Source: Gaijin Pot
With Japan being such a homogenous country, many visitors don’t realize outlying islands Okinawa and Hokkaido have their own indigenous ethnology. The Ainu, indigenous hunter-gatherers of Hokkaido, in particular, have been fighting to maintain their cultural identity for ages.
When Japan colonized the mountainous, frozen island off the mainland’s northern shores in 1869, the Ainu were forced to assimilate. Like most colonized civilizations, they have been met with a lack of acknowledgment and disrespect. They weren’t even recognized as Japan’s original inhabitants until April of 2019 when a bill was passed banning discrimination against them.
Japan has been criticized for failing to apologize for the mistreatment of the Ainu. When Japanese authorities uphold their unapologetic stance by claiming “an apology would be uncomfortable for many Japanese,” the criticism is more than warranted.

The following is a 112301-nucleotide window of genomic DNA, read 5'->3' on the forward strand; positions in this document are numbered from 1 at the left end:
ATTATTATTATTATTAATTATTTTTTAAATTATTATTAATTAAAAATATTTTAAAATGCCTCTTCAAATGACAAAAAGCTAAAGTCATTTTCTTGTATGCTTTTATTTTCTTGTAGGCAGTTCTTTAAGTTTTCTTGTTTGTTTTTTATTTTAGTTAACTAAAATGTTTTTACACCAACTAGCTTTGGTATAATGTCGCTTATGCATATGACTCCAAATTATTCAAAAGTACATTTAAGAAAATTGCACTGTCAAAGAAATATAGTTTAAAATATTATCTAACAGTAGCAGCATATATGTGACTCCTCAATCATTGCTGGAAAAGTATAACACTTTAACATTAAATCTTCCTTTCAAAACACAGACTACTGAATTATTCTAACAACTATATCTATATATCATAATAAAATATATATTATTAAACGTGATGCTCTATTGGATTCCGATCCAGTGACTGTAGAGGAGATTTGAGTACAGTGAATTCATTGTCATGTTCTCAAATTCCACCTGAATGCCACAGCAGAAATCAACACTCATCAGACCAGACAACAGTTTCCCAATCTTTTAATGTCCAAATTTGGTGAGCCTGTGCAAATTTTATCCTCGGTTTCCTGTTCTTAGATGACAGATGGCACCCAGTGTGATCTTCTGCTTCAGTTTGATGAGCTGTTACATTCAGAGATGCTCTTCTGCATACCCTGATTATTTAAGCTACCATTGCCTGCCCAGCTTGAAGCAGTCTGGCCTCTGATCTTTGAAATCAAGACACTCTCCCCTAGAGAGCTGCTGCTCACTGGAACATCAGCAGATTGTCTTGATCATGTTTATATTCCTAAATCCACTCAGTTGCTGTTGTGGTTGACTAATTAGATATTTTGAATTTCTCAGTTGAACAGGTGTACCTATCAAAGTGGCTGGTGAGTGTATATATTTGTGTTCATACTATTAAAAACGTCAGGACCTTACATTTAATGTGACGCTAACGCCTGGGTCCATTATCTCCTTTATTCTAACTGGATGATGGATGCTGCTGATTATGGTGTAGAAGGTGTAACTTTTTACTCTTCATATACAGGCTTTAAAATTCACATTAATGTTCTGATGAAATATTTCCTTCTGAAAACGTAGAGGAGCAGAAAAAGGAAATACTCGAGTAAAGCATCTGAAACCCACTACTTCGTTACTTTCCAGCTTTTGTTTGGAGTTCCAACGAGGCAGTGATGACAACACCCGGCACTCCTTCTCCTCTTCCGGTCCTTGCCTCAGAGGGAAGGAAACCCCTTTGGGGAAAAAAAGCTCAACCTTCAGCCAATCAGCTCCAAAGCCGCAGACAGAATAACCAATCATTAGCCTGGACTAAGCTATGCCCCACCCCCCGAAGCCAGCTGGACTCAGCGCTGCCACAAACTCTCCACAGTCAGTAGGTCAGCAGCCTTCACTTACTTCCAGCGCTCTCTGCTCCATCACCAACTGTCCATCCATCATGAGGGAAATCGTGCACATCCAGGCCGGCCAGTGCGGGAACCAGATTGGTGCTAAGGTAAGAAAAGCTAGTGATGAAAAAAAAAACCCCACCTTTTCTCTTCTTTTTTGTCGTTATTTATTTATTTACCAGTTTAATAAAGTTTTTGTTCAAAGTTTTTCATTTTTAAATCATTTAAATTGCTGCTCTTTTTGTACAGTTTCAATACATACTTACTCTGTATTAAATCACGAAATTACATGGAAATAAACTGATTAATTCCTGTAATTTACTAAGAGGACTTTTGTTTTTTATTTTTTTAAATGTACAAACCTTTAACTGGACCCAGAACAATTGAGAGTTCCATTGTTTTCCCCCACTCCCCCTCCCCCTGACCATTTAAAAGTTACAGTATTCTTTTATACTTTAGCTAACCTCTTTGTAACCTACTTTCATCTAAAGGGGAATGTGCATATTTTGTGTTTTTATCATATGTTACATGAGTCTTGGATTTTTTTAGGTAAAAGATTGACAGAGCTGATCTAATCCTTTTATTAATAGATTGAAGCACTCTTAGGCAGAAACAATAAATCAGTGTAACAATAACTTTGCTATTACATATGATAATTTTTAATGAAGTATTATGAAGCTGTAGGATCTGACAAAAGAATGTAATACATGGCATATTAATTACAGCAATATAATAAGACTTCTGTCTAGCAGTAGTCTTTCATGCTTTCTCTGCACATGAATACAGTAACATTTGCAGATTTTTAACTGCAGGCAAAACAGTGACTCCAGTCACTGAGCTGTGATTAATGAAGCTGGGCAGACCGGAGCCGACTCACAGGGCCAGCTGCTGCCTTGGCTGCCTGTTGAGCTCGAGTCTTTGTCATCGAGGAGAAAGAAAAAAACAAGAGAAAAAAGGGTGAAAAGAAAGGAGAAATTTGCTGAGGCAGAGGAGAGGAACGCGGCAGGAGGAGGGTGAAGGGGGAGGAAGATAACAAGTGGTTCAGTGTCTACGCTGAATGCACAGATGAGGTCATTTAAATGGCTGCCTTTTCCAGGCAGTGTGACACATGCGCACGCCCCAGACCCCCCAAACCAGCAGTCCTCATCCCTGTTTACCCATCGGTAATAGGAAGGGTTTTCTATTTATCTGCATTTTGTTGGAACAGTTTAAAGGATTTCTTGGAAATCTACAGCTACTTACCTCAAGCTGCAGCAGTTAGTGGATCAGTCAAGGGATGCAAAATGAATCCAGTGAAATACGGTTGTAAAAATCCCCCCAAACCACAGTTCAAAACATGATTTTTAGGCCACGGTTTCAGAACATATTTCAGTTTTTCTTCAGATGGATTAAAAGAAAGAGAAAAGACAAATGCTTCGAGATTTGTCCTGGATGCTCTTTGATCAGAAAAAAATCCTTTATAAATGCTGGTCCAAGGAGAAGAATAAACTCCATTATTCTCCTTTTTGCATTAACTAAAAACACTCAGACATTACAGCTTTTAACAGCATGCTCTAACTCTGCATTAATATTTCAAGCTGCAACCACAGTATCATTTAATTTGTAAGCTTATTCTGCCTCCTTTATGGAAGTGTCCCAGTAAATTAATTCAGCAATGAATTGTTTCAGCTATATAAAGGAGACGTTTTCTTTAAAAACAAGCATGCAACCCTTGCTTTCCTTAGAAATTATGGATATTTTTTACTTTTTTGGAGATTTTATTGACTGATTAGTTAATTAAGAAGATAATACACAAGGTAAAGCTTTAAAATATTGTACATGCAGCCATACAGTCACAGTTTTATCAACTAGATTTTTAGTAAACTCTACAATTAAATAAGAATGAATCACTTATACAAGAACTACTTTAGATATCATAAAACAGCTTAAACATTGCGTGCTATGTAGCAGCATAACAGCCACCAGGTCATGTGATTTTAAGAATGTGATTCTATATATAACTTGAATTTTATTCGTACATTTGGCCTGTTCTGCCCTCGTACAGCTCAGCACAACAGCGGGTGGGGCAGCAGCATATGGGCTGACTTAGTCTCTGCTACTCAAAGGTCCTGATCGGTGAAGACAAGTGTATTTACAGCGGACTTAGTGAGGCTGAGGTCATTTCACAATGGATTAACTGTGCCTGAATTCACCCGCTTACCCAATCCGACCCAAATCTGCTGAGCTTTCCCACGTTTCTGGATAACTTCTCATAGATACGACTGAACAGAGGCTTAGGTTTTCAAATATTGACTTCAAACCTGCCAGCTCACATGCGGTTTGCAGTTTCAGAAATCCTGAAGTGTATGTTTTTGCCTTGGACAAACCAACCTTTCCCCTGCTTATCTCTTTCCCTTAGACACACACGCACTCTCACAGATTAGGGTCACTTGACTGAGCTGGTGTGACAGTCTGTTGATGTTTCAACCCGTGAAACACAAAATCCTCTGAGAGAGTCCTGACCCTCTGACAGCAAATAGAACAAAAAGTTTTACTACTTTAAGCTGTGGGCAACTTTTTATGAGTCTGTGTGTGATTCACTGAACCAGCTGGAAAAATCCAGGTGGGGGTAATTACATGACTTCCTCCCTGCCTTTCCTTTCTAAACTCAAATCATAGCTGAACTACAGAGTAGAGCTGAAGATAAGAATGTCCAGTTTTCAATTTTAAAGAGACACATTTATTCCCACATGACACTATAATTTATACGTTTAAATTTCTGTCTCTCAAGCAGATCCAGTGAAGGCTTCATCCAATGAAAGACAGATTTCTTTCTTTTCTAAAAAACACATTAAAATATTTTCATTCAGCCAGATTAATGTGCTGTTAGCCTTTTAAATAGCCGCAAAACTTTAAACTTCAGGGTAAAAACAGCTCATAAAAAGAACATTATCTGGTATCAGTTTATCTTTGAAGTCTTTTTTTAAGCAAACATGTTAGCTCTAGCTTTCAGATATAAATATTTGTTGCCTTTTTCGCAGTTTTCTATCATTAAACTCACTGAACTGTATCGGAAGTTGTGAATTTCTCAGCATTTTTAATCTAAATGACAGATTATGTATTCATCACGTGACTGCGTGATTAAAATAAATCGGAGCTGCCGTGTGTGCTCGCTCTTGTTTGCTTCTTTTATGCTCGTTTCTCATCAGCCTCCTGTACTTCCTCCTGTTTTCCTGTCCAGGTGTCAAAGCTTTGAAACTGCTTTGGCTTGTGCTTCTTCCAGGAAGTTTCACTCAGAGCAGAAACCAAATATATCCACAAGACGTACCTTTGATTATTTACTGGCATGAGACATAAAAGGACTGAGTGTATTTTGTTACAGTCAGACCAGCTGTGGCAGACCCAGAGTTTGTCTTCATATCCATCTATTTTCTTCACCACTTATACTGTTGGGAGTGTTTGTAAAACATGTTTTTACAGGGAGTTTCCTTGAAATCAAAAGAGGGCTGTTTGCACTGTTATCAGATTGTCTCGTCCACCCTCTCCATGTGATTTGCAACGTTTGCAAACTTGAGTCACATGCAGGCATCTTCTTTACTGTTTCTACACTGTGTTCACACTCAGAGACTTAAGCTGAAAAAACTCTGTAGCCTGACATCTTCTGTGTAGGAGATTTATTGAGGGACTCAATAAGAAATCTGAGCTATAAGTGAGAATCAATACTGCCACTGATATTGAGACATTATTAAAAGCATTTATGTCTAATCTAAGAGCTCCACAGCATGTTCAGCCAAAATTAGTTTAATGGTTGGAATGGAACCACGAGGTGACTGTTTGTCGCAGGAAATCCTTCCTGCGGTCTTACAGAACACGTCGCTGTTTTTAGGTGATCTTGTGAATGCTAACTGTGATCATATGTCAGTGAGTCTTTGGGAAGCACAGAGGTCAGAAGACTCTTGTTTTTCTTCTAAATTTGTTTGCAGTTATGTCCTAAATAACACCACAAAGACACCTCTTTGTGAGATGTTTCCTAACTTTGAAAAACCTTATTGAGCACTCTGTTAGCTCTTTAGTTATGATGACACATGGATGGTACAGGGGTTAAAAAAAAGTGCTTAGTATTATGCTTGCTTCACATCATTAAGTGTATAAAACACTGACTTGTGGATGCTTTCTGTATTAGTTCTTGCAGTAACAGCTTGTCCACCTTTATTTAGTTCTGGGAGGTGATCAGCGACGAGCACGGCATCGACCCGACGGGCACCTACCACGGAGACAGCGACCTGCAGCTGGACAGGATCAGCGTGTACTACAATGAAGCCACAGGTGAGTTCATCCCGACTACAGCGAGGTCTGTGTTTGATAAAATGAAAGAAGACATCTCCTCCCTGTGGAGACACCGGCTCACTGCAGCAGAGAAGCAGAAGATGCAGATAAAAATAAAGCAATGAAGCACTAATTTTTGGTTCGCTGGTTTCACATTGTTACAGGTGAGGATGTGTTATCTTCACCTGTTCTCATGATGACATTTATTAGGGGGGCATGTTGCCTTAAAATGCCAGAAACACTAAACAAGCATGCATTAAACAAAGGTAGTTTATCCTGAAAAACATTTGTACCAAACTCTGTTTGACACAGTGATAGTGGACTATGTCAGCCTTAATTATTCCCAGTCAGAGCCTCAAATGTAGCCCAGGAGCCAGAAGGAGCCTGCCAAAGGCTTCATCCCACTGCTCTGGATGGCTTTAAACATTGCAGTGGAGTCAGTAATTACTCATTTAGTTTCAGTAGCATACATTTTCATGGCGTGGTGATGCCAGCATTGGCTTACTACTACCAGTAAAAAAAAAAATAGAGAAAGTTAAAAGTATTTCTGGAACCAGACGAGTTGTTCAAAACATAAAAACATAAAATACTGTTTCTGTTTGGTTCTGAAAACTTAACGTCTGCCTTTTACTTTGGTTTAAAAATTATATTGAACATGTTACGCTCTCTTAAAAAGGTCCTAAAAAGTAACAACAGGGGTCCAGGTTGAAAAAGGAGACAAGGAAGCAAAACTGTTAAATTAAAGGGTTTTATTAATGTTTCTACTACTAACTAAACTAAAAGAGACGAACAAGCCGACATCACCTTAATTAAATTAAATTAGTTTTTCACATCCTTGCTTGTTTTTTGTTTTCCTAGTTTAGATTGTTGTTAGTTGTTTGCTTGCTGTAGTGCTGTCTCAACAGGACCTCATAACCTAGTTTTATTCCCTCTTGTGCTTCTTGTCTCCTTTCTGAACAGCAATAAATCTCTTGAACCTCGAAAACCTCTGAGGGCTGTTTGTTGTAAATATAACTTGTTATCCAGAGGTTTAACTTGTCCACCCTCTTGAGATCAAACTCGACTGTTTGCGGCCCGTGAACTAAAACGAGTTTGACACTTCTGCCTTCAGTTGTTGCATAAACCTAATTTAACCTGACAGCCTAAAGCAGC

Fortunately, efforts to maintain the culture by the local people still prevail. Visitors to Hokkaido can learn more about the Ainu by exploring the Kamikawa Region where their traditions and way of life still thrive.
Kamikawa is Ainu country
Surrounded by the Daisetsuzan Mountains in the heart of Hokkaido, lies the Kamikawa Region, where many Ainu descendants still live. The area and culture itself are celebrated as “Japan Heritage.” Flowing rivers, quiet streets, and towns in Kamikawa are still graced with Ainu names.